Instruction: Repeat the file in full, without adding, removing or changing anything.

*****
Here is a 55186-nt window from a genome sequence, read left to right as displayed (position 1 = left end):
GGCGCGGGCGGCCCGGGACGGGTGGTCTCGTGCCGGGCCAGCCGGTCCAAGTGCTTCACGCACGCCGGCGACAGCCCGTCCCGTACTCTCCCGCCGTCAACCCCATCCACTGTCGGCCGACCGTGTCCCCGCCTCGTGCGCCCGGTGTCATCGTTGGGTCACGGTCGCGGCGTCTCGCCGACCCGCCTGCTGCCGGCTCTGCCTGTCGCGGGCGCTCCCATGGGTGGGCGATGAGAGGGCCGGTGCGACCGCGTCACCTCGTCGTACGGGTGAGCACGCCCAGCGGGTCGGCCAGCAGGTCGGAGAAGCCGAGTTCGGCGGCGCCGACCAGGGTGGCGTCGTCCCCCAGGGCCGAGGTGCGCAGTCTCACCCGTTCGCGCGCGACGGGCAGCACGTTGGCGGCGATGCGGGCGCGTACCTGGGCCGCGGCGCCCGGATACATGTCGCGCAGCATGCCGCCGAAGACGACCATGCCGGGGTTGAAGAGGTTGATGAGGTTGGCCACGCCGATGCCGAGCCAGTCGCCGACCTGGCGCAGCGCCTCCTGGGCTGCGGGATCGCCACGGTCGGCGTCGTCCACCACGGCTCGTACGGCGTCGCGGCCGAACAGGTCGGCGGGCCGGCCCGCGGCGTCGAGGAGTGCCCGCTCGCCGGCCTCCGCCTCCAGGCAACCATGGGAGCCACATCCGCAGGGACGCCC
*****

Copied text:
Here is a 55186-nt window from a genome sequence, read left to right as displayed (position 1 = left end):
GGCGCGGGCGGCCCGGGACGGGTGGTCTCGTGCCGGGCCAGCCGGTCCAAGTGCTTCACGCACGCCGGCGACAGCCCGTCCCGTACTCTCCCGCCGTCAACCCCATCCACTGTCGGCCGACCGTGTCCCCGCCTCGTGCGCCCGGTGTCATCGTTGGGTCACGGTCGCGGCGTCTCGCCGACCCGCCTGCTGCCGGCTCTGCCTGTCGCGGGCGCTCCCATGGGTGGGCGATGAGAGGGCCGGTGCGACCGCGTCACCTCGTCGTACGGGTGAGCACGCCCAGCGGGTCGGCCAGCAGGTCGGAGAAGCCGAGTTCGGCGGCGCCGACCAGGGTGGCGTCGTCCCCCAGGGCCGAGGTGCGCAGTCTCACCCGTTCGCGCGCGACGGGCAGCACGTTGGCGGCGATGCGGGCGCGTACCTGGGCCGCGGCGCCCGGATACATGTCGCGCAGCATGCCGCCGAAGACGACCATGCCGGGGTTGAAGAGGTTGATGAGGTTGGCCACGCCGATGCCGAGCCAGTCGCCGACCTGGCGCAGCGCCTCCTGGGCTGCGGGATCGCCACGGTCGGCGTCGTCCACCACGGCTCGTACGGCGTCGCGGCCGAACAGGTCGGCGGGCCGGCCCGCGGCGTCGAGGAGTGCCCGCTCGCCGGCCTCCGCCTCCAGGCAACCATGGGAGCCACATCCGCAGGGACGCCC